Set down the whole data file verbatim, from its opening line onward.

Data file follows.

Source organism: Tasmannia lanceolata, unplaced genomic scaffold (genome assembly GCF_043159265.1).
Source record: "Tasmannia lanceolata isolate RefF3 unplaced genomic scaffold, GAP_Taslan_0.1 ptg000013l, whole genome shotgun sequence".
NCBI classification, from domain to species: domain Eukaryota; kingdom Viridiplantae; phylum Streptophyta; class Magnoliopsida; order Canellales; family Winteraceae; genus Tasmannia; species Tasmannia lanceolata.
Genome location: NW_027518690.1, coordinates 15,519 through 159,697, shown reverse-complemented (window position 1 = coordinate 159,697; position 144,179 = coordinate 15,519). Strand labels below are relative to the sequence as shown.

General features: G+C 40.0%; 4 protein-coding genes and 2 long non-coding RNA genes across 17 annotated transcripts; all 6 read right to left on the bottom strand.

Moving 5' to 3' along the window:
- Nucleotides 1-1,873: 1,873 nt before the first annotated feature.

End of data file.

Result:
Source organism: Tasmannia lanceolata, unplaced genomic scaffold (genome assembly GCF_043159265.1).
Source record: "Tasmannia lanceolata isolate RefF3 unplaced genomic scaffold, GAP_Taslan_0.1 ptg000013l, whole genome shotgun sequence".
NCBI classification, from domain to species: domain Eukaryota; kingdom Viridiplantae; phylum Streptophyta; class Magnoliopsida; order Canellales; family Winteraceae; genus Tasmannia; species Tasmannia lanceolata.
Genome location: NW_027518690.1, coordinates 15,519 through 159,697, shown reverse-complemented (window position 1 = coordinate 159,697; position 144,179 = coordinate 15,519). Strand labels below are relative to the sequence as shown.

General features: G+C 40.0%; 4 protein-coding genes and 2 long non-coding RNA genes across 17 annotated transcripts; all 6 read right to left on the bottom strand.

Moving 5' to 3' along the window:
- Nucleotides 1-1,873: 1,873 nt before the first annotated feature.